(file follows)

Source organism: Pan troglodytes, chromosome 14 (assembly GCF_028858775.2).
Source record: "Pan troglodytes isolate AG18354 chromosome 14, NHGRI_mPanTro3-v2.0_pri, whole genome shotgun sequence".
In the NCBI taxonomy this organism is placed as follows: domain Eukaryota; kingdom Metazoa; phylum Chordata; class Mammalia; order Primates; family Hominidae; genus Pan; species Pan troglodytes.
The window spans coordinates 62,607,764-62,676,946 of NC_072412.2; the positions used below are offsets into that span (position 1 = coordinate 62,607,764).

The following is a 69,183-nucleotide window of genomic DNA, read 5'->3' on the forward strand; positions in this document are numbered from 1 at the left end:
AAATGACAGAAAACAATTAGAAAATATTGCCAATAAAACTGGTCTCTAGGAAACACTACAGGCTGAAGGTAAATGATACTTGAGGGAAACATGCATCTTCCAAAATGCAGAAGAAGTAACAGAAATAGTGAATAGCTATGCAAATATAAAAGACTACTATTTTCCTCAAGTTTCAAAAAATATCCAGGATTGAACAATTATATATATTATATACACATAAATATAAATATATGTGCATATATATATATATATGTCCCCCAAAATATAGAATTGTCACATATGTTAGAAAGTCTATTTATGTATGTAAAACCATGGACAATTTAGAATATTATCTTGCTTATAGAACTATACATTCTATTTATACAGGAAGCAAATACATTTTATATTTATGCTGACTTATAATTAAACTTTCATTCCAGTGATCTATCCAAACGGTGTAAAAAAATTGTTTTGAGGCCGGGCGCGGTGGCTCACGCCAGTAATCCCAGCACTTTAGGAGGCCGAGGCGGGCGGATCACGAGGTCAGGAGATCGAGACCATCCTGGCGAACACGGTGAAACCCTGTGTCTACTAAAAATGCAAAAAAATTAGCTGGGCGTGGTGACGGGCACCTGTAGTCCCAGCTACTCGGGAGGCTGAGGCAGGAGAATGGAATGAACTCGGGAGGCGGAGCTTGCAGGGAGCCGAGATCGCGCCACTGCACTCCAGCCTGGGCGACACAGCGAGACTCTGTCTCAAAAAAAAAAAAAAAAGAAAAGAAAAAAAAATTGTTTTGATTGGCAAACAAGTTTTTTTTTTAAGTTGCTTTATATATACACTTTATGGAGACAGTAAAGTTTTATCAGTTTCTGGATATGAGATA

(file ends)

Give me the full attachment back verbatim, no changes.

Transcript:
Source organism: Pan troglodytes, chromosome 14 (assembly GCF_028858775.2).
Source record: "Pan troglodytes isolate AG18354 chromosome 14, NHGRI_mPanTro3-v2.0_pri, whole genome shotgun sequence".
In the NCBI taxonomy this organism is placed as follows: domain Eukaryota; kingdom Metazoa; phylum Chordata; class Mammalia; order Primates; family Hominidae; genus Pan; species Pan troglodytes.
The window spans coordinates 62,607,764-62,676,946 of NC_072412.2; the positions used below are offsets into that span (position 1 = coordinate 62,607,764).

The following is a 69,183-nucleotide window of genomic DNA, read 5'->3' on the forward strand; positions in this document are numbered from 1 at the left end:
AAATGACAGAAAACAATTAGAAAATATTGCCAATAAAACTGGTCTCTAGGAAACACTACAGGCTGAAGGTAAATGATACTTGAGGGAAACATGCATCTTCCAAAATGCAGAAGAAGTAACAGAAATAGTGAATAGCTATGCAAATATAAAAGACTACTATTTTCCTCAAGTTTCAAAAAATATCCAGGATTGAACAATTATATATATTATATACACATAAATATAAATATATGTGCATATATATATATATATGTCCCCCAAAATATAGAATTGTCACATATGTTAGAAAGTCTATTTATGTATGTAAAACCATGGACAATTTAGAATATTATCTTGCTTATAGAACTATACATTCTATTTATACAGGAAGCAAATACATTTTATATTTATGCTGACTTATAATTAAACTTTCATTCCAGTGATCTATCCAAACGGTGTAAAAAAATTGTTTTGAGGCCGGGCGCGGTGGCTCACGCCAGTAATCCCAGCACTTTAGGAGGCCGAGGCGGGCGGATCACGAGGTCAGGAGATCGAGACCATCCTGGCGAACACGGTGAAACCCTGTGTCTACTAAAAATGCAAAAAAATTAGCTGGGCGTGGTGACGGGCACCTGTAGTCCCAGCTACTCGGGAGGCTGAGGCAGGAGAATGGAATGAACTCGGGAGGCGGAGCTTGCAGGGAGCCGAGATCGCGCCACTGCACTCCAGCCTGGGCGACACAGCGAGACTCTGTCTCAAAAAAAAAAAAAAAAGAAAAGAAAAAAAAATTGTTTTGATTGGCAAACAAGTTTTTTTTTTAAGTTGCTTTATATATACACTTTATGGAGACAGTAAAGTTTTATCAGTTTCTGGATATGAGATA